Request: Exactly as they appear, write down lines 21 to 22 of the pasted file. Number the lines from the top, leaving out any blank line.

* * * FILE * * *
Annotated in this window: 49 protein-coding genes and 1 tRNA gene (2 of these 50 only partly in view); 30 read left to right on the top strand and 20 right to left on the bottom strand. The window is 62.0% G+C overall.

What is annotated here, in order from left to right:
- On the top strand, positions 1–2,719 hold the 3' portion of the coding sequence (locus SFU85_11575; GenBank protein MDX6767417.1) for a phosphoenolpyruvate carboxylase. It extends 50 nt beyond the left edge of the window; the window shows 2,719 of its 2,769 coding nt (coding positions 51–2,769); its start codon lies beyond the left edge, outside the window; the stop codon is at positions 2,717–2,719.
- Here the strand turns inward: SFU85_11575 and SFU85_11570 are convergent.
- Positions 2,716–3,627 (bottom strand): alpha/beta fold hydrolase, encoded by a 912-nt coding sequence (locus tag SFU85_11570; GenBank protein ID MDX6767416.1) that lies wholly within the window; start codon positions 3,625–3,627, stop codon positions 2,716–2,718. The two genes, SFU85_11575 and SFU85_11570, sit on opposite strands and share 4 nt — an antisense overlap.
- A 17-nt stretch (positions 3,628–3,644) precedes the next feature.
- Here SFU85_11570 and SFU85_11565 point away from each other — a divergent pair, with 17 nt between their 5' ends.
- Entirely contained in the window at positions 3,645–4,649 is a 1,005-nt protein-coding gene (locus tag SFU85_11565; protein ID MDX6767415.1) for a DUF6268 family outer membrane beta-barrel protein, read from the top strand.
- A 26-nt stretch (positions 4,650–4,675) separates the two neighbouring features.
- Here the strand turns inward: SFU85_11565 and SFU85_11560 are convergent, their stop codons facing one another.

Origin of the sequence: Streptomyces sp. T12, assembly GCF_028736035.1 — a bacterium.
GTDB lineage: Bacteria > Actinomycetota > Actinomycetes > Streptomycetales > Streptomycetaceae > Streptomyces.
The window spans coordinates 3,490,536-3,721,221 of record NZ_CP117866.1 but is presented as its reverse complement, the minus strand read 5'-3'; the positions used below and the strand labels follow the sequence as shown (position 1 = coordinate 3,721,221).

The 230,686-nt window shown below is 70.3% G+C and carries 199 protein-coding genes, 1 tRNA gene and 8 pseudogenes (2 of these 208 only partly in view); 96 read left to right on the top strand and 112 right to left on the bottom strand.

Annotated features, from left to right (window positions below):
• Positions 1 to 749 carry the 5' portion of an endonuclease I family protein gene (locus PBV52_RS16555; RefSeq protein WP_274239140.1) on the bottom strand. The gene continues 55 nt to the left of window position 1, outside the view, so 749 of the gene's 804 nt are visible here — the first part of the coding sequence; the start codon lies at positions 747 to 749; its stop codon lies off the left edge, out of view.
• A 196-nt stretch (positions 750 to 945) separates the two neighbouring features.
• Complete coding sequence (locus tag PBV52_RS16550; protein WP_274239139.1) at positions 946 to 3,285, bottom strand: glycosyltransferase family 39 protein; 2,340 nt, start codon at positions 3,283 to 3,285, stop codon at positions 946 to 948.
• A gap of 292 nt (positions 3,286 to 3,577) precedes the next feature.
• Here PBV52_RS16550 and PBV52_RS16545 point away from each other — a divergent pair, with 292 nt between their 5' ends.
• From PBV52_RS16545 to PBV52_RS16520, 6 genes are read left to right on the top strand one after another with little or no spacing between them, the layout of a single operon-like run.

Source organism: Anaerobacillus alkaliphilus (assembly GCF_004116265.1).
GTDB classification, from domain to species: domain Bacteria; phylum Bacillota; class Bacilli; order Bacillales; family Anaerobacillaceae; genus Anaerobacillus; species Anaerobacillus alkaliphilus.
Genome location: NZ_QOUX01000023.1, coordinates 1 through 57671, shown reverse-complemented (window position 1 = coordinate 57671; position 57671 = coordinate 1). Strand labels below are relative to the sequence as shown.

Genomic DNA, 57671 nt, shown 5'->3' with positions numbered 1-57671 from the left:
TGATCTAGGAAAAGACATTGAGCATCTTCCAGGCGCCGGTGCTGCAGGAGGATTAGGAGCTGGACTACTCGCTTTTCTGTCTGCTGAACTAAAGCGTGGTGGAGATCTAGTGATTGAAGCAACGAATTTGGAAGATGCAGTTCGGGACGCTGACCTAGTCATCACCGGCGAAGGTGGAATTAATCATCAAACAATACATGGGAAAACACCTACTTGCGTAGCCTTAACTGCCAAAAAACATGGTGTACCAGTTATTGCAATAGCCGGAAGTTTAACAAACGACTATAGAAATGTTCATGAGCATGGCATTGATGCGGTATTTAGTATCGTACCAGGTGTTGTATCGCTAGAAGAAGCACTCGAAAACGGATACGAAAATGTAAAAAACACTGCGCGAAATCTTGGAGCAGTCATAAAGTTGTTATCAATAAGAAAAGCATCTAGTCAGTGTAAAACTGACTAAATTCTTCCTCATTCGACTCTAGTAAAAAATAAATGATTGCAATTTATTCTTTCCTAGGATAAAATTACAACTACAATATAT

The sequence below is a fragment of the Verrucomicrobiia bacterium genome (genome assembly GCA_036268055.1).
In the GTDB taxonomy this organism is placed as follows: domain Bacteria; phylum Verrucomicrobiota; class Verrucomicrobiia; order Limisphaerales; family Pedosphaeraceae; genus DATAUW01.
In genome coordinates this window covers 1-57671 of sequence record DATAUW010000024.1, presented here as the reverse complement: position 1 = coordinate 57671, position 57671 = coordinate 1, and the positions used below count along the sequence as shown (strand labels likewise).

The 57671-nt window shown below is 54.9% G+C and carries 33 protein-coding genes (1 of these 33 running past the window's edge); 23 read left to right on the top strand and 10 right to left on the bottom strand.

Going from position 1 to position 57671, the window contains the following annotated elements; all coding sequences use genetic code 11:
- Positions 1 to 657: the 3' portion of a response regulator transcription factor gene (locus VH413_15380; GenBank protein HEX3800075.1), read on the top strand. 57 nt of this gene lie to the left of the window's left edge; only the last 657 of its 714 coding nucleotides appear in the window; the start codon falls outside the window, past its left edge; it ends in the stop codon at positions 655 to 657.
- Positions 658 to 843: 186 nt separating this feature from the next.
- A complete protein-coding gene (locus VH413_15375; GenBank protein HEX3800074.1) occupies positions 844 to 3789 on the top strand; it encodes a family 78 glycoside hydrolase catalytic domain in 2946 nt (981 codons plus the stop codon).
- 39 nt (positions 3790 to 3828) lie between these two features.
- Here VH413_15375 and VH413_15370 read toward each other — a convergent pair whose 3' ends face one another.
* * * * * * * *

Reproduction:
• From PBV52_RS16545 to PBV52_RS16520, 6 genes are read left to right on the top strand one after another with little or no spacing between them, the layout of a single operon-like run.

Source organism: Anaerobacillus alkaliphilus (assembly GCF_004116265.1).